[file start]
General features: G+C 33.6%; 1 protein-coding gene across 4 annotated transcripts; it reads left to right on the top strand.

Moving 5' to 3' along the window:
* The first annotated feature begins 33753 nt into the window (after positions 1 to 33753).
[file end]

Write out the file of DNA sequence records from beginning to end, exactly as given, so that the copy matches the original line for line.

General features: G+C 33.6%; 1 protein-coding gene across 4 annotated transcripts; it reads left to right on the top strand.

Moving 5' to 3' along the window:
* The first annotated feature begins 33753 nt into the window (after positions 1 to 33753).